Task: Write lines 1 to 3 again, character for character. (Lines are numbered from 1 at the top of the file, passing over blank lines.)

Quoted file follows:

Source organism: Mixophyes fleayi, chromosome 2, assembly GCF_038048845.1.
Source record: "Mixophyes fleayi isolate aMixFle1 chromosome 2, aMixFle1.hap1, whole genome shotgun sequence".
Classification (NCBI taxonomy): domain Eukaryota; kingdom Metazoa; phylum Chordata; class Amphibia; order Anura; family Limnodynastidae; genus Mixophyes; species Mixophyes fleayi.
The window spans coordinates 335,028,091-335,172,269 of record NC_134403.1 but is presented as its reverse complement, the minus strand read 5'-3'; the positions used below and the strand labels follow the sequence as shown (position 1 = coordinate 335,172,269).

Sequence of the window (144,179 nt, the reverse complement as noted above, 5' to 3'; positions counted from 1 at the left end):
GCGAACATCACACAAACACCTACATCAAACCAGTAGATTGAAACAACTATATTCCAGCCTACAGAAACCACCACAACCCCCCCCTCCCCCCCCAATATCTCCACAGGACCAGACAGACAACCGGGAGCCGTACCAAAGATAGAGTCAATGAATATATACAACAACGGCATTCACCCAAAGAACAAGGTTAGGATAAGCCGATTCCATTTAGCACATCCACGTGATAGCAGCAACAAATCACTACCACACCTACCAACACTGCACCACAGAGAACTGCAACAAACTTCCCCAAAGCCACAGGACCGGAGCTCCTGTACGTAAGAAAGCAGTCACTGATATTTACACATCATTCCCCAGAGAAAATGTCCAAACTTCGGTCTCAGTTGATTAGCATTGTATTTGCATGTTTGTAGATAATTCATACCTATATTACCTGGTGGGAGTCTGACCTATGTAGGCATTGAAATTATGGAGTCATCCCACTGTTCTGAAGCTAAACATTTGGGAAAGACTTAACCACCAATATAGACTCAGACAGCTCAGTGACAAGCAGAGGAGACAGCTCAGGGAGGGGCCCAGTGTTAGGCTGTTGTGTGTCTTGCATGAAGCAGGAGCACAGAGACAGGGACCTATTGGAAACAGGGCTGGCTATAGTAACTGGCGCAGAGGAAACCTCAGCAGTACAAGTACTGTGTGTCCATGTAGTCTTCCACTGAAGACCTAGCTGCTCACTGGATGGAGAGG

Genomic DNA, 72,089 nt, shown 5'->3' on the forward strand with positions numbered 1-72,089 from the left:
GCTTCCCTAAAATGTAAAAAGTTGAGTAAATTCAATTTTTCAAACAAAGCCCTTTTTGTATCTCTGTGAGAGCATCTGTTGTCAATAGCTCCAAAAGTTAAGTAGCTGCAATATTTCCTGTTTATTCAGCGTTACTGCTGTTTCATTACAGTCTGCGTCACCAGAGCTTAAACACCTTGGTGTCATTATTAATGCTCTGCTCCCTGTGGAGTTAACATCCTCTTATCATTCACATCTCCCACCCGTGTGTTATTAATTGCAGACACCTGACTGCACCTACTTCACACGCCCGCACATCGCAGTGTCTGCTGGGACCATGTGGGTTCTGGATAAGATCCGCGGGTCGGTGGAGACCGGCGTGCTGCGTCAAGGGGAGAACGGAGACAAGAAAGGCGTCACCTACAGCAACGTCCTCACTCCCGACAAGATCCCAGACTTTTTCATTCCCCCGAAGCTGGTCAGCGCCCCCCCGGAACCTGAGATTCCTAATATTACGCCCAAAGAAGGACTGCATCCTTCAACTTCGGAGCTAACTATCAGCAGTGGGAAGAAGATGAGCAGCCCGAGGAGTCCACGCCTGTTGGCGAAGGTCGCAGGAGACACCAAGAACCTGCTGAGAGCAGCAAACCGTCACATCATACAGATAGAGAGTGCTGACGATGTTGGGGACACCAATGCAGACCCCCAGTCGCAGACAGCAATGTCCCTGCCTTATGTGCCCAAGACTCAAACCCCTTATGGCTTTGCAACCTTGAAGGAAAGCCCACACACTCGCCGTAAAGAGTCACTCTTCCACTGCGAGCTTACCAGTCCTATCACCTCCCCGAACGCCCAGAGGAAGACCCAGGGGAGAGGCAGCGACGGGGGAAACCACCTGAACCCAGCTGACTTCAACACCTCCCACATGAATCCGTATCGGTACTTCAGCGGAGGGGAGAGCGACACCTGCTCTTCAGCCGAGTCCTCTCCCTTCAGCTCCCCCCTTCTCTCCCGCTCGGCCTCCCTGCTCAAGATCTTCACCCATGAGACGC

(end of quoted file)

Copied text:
Source organism: Mixophyes fleayi, chromosome 2, assembly GCF_038048845.1.
Source record: "Mixophyes fleayi isolate aMixFle1 chromosome 2, aMixFle1.hap1, whole genome shotgun sequence".
Classification (NCBI taxonomy): domain Eukaryota; kingdom Metazoa; phylum Chordata; class Amphibia; order Anura; family Limnodynastidae; genus Mixophyes; species Mixophyes fleayi.